Knowledge management, a term growing in popularity and a process used synonymously with both organisations and individuals, has been the highlight of the working pattern in recent years. On one hand where individuals have always adopted a diligent approach in utilising their skills, competencies and ideas to achieve success, on the other, organisations are no longer far behind in visualising knowledge as a significant intellectual asset that can be drilled and obtained from each employee and enhance productivity. The process essentially uses, both, inherent intuitions and capabilities of individuals and information around them and converts it into a significant tool for gaining a competitive advantage. Thus, the entire process of creating, spreading and using knowledge, known as ‘knowledge management', is what determines the pattern of each one's achievements.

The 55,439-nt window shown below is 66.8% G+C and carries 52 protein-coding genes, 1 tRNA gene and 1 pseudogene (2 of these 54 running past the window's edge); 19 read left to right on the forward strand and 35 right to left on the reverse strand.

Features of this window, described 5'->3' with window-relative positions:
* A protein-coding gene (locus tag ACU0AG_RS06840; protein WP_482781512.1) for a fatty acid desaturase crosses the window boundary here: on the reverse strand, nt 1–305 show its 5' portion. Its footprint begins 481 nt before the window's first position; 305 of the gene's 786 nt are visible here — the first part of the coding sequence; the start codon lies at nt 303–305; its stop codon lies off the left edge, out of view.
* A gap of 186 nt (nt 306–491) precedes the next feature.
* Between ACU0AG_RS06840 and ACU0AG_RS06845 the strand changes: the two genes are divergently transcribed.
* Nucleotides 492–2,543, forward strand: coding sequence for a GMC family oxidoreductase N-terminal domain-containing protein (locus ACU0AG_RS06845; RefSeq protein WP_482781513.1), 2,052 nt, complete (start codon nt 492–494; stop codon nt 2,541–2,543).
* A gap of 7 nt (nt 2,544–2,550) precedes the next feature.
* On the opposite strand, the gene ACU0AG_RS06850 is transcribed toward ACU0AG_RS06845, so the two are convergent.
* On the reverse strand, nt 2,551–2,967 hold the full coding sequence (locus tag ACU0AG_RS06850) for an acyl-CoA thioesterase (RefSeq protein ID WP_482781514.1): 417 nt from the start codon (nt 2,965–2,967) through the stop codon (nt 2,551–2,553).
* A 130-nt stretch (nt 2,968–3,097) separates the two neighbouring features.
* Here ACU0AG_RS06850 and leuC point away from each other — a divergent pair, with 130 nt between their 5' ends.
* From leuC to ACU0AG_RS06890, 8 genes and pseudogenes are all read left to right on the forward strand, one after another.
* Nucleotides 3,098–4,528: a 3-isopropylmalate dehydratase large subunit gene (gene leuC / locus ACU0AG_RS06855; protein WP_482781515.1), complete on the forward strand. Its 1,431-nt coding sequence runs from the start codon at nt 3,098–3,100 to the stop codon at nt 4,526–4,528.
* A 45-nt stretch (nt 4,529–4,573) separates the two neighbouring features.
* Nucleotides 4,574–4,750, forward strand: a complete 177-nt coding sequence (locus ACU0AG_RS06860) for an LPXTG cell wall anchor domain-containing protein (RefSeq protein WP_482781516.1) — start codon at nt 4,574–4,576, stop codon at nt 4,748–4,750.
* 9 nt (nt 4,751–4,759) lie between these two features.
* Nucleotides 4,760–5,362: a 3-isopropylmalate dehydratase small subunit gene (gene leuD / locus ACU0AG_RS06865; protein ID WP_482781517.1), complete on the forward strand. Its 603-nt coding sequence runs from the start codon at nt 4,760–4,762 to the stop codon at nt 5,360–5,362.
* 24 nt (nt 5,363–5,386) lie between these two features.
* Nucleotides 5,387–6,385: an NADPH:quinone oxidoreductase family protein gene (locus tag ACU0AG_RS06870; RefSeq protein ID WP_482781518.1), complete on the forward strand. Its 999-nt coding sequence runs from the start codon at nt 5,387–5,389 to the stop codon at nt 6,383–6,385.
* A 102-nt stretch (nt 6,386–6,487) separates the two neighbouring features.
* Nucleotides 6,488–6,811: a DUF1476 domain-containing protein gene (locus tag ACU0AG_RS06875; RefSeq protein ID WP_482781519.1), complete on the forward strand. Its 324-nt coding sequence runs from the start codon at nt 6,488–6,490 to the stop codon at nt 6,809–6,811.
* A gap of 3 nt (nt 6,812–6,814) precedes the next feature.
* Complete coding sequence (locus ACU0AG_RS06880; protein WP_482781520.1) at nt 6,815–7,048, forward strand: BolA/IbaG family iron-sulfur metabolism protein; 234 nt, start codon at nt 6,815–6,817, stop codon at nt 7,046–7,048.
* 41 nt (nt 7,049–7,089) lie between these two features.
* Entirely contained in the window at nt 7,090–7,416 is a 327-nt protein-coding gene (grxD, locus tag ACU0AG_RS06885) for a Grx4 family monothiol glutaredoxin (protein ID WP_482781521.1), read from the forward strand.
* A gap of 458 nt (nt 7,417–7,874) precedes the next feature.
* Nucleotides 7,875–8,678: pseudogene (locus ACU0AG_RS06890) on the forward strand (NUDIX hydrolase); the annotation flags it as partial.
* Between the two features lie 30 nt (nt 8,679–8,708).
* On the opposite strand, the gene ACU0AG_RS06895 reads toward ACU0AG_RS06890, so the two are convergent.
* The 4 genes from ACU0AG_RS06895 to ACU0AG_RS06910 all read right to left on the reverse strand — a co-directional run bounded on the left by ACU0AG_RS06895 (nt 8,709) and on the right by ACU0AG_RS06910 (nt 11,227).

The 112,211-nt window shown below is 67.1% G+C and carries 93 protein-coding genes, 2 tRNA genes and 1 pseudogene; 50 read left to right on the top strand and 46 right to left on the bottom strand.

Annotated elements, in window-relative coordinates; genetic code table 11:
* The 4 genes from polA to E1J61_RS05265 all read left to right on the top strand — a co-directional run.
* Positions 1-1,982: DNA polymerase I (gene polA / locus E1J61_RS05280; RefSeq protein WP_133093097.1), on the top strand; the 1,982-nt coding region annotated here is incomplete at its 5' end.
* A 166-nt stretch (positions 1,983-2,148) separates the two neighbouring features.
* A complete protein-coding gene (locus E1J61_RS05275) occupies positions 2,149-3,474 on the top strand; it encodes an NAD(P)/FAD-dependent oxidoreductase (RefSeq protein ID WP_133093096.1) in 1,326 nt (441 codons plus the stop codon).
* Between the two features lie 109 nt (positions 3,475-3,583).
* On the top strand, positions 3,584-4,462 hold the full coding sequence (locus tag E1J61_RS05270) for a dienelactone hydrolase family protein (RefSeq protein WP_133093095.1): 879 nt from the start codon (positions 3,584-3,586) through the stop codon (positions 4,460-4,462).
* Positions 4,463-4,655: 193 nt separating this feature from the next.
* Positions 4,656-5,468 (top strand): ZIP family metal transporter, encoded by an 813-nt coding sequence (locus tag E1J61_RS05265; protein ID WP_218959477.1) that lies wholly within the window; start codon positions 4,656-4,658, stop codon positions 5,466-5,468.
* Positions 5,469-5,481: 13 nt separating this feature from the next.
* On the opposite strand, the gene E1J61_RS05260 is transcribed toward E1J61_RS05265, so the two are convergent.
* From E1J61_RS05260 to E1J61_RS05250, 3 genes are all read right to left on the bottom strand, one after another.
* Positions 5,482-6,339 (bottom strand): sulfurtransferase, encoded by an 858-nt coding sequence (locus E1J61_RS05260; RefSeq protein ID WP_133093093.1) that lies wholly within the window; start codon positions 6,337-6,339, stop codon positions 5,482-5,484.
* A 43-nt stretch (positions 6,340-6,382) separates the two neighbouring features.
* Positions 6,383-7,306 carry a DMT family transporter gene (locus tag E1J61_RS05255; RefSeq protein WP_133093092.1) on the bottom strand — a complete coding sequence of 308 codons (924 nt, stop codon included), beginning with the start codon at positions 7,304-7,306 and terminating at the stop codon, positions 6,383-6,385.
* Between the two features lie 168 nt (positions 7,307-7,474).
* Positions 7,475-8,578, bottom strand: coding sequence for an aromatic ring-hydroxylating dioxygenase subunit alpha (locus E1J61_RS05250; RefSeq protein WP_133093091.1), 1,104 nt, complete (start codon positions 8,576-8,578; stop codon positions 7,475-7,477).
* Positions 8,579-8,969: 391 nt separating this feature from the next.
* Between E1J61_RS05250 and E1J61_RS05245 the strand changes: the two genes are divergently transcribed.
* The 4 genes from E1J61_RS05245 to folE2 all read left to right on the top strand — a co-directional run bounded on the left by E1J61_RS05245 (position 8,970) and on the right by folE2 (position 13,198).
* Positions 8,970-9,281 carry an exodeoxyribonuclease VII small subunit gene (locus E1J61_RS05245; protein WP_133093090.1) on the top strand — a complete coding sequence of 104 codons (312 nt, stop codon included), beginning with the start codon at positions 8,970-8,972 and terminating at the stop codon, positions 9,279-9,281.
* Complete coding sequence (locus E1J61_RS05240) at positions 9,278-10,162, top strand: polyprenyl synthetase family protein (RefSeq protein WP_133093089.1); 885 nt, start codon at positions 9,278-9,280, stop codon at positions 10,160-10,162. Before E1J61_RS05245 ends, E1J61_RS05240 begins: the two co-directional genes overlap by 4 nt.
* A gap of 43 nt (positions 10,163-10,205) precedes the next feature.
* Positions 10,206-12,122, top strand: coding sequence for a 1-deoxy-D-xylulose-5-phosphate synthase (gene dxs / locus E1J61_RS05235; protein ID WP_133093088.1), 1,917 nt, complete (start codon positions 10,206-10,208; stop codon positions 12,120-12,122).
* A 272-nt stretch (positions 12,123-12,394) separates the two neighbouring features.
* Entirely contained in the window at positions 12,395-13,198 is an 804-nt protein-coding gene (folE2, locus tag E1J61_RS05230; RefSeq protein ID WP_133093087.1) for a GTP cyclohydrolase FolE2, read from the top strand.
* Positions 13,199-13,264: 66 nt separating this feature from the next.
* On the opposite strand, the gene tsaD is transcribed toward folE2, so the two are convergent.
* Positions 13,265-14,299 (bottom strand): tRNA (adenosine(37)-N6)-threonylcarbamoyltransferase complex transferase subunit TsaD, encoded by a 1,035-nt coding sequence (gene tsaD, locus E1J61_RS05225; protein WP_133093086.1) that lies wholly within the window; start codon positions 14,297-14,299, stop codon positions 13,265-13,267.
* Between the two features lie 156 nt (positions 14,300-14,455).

Knowledge lying idle is of little use unless accompanied by a process that helps it flow to the point of use. Knowledge management prevents knowledge from decay and causes the generation of further knowledge, which can be put to additional use.
Knowledge management, thus, helps in nurturing an environment, within which people are willing to share and learn and improve productivity. However, we must remember that knowledge management, as a trend, also arises because it is a need of today. In other words, without the need, knowledge management as a trend ceases to exist.
Subir Mukherjee was previously working as an audit executive in a CA firm